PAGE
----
By Jane Coaston
Anti-abortion evangelicals are showing up at Donald Trump’s rallies in support of the GOP presidential candidate who defended Planned Parenthood. Persistent conservative presence Ann Coulter (kids, ask your parents) tweeted that she didn’t care if Trump performed abortions in the White House. Reproductive rights may be taking a backseat in this election cycle, but don’t get it twisted. Every Republican candidate - including the front-runner - is dedicated to limiting access to abortion for everyone, everywhere.
Sure, Trump’s been relatively quiet on the subject. He’s all about building a wall between the United States and Mexico, and riling up that all-important voting bloc of alt-right white supremacist Twitter bros, and abortion isn’t even a listed issue on his campaign website. But when pro-life Trump supporters aren’t defending his position (like the Blaze’s Scott Morefield, a self-described “Christian husband of one and father of four” who’s still like, “It’s cool, even if he’s pro-choice, we aren’t”), they’re just not visibly caring that much in the first place. Even among evangelicals, the group most likely to describe abortion as “morally wrong,” Trump is incredibly popular.
And some supporters of other GOP candidates are following their lead. In a New York magazine piece profiling Republicans in Iowa and New Hampshire, Ashley Zabriskie, a Kasich supporter in New Hampshire, said that “I personally believe in traditional marriage and I am pro-life, but both of these things have been decided by the Supreme Court and they don’t bother me. I’m not God; I don’t have to judge other people. Our president doesn’t have to spend his time worrying who can get abortions and who can get married.” No wonder anti-abortion advocates are alarmed - from Susan B. Anthony List, Russell Moore of the Southern Baptist Convention, and the conservative magazine The Federalist to the writers of Catholic Vote, who posted a blog article titled simply, “Not. Trump.”
But it’s all bullshit for show, and here’s why: not one GOP candidate - including Donald Trump - is standing up for reproductive rights.
Mallory Quigley of the Susan B. Anthony List, a Washington-based group that supports anti-abortion candidates for office, says that her group’s concerns with Trump are simple: Trump talks about women like they’re dumb cattle with bad hair, and his top candidate for vice-president, former Massachusetts senator Scott Brown, is pro-choice, as are his hypothetical judicial nominees. “We all know that personnel is policy,” she says.
But Quigley added that every Republican candidate, including Trump, has signed on to support SBA’s top legislative priorities: passing the Pain-Capable Unborn Child Protection Act, which would ban elective abortions after 20 weeks; defunding Planned Parenthood; and passing the Hyde Amendment, a legislative “rider” that bars the use of some federal funding to pay for reproductive care, including abortion. In January, Trump wrote an op-ed for the conservative Washington Examiner saying that such funding was “an insult to people of conscience at the least and an affront to good governance at best.” Trump may not be an establishment Republican, but he sure can talk like one on choice.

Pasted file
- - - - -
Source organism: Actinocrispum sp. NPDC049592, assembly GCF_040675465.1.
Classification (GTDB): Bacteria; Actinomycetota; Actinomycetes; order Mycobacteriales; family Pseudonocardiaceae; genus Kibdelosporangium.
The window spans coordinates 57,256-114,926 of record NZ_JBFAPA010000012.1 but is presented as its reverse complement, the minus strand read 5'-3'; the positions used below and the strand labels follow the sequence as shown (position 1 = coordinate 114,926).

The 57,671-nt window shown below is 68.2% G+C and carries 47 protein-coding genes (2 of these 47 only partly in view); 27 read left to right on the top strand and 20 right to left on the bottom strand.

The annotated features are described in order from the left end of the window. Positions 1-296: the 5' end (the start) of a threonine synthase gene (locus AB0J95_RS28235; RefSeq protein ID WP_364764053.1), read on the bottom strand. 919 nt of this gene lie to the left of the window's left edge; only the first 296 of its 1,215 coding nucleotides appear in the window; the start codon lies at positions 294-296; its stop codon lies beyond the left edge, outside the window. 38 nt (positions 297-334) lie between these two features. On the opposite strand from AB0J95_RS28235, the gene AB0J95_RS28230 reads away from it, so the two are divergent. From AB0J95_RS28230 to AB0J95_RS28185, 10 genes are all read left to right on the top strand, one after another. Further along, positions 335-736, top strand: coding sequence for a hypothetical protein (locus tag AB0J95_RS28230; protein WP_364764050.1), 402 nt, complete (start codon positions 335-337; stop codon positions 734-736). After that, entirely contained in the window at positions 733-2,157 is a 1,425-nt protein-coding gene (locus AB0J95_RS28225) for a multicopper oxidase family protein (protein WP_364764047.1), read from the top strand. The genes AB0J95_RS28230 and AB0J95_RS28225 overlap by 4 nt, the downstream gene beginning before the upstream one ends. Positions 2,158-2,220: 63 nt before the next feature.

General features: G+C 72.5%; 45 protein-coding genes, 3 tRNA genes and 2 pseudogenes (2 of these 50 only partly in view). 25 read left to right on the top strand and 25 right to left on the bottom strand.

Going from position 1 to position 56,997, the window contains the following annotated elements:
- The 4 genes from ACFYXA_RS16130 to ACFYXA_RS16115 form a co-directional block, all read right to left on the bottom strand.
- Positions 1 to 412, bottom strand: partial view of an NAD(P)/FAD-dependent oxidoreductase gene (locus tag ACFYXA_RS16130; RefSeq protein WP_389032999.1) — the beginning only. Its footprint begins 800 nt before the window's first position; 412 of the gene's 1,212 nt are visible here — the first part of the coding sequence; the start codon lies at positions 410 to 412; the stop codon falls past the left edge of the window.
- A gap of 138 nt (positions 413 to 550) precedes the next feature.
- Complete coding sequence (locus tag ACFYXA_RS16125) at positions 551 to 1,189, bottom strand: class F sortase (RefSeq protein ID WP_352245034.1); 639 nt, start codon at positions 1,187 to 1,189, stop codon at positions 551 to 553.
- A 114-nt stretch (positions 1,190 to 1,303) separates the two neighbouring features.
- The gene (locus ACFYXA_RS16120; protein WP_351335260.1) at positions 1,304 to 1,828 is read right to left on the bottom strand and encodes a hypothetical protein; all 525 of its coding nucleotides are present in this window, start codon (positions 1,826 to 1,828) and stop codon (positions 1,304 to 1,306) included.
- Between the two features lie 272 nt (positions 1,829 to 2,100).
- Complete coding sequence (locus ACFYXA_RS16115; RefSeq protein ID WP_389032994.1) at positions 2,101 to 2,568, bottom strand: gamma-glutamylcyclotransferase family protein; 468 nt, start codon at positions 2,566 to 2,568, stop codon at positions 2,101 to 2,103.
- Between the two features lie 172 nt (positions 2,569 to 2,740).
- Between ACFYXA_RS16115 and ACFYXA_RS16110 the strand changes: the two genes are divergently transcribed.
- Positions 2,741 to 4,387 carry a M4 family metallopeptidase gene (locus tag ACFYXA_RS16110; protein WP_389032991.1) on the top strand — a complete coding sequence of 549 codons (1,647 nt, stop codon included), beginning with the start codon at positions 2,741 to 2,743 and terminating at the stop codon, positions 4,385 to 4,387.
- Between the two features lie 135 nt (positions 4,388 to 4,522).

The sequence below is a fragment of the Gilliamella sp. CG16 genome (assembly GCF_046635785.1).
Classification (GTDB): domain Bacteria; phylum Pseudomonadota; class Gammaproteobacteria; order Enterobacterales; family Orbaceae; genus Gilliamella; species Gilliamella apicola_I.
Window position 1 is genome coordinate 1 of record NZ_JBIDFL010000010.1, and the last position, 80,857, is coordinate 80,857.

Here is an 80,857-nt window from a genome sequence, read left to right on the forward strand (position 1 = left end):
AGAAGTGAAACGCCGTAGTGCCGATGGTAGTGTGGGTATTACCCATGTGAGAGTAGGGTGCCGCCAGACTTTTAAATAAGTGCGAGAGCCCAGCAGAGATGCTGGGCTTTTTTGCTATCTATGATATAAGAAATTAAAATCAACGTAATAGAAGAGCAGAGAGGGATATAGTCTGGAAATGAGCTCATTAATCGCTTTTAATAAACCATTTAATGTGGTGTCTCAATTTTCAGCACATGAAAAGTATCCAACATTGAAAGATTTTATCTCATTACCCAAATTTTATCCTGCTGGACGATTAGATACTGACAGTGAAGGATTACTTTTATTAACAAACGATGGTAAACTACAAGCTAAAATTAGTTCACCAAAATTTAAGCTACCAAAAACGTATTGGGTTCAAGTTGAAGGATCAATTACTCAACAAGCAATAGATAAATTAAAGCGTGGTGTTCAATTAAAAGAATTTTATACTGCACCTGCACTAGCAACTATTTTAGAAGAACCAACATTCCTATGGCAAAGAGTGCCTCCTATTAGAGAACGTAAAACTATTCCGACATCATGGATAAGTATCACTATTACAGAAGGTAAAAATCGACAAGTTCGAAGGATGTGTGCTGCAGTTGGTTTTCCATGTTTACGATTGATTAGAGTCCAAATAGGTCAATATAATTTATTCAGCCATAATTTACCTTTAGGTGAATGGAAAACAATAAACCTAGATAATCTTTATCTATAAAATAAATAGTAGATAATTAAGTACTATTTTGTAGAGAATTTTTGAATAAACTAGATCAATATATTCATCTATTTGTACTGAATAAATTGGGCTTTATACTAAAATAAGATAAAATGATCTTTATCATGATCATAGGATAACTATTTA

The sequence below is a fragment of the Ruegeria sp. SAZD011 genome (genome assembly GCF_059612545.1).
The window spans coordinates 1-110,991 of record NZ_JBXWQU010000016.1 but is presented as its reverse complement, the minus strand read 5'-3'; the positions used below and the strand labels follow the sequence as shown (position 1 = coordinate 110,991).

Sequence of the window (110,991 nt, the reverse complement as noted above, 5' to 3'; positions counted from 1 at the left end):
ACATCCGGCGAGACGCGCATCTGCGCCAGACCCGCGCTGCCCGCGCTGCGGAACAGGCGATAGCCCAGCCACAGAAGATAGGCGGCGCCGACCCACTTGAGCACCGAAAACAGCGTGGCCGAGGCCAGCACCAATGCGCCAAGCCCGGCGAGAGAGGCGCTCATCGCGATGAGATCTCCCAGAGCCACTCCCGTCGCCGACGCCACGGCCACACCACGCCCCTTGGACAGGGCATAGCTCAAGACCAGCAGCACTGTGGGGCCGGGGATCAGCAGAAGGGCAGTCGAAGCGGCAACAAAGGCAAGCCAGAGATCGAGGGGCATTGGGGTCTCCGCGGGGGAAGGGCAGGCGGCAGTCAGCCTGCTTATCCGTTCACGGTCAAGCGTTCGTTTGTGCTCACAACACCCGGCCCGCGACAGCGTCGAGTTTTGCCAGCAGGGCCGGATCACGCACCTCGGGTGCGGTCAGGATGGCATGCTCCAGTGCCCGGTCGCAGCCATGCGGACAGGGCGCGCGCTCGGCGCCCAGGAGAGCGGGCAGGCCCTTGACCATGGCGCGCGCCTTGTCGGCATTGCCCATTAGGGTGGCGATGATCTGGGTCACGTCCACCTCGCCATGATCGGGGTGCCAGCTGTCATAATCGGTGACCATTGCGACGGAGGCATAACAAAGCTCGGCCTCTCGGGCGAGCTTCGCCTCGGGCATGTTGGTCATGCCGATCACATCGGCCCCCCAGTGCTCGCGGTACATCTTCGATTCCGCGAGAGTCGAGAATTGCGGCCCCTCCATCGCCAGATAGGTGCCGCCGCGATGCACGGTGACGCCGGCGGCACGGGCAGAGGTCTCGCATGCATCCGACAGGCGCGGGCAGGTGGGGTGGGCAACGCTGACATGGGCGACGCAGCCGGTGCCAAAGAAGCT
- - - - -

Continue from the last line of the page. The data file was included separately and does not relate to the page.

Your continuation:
Sure, he doesn’t have the anti-choice bona fides of Ted Cruz, who just defeated him in Iowa, launched “Pro-Lifers for Cruz” while campaigning before the caucuses, and held a rally in Des Moines where he detailed his own personal glorified quest to limit access to abortion while serving as solicitor general of Texas and in Congress. According to Quigley, Cruz won 42 percent of voters who said that they wanted a candidate who shared their values. Trump won 6 percent.
All of this is critical, because there hasn’t been a sunnier time in decades for faraway dudes who want to go cramming legislation all up in your uterus. In 2016, there have already been 147 bills limiting access to abortion or the use of fetal tissue in research introduced in state legislatures. In Missouri alone, there are 22 such bills, including a bill that would require that a parent of a minor seeking an abortion contact any other parent, in writing, before the procedure. That means if you need an abortion, you need your parent’s permission, and then that parent needs to contact another parent - who might be abusive, or unsupportive, or, like, in space - to get their permission. It’s getting harder to get an abortion at your doctor’s office; abortion providers that provide fetal tissue for research are being hit by lawsuits, and in states like Mississippi, which has one of the highest pregnancy-related maternal mortality rates in the country, there are only two places to go - including just one clinic - if you need the procedure.
Dawn Laguens, vice-president of Planned Parenthood Action Fund, says, "Voters don't want to restrict access to safe, legal abortion, and Donald Trump knows it. That's why Trump, whose policies would be a disaster for women, is polling so well, and Cruz is polling below him both nationally and in the upcoming primary states." And that makes sense - sort of. But Trump still wants to limit access to reproductive health care for everyone, even if he’s not actively drawing attention to the issue. And let’s be real: The “we just don’t care about abortion because Mexico” crowd of Trump supporters just isn’t that big. Even if they’re not shouting it outside a clinic, anti-abortion activists, including Trump supporters, still want to get between you and your right to choose.
Like so many of his predecessors and peers, Donald Trump is counting on you not to notice that he doesn’t have your best interests at heart. Under a Trump presidency, access to abortion would be cut even further, just like it would be under every other GOP candidate. Trump may play an anti-establishment candidate on TV. But on the issue of choice, he’s just another dude who thinks he knows what you need down there better than you do.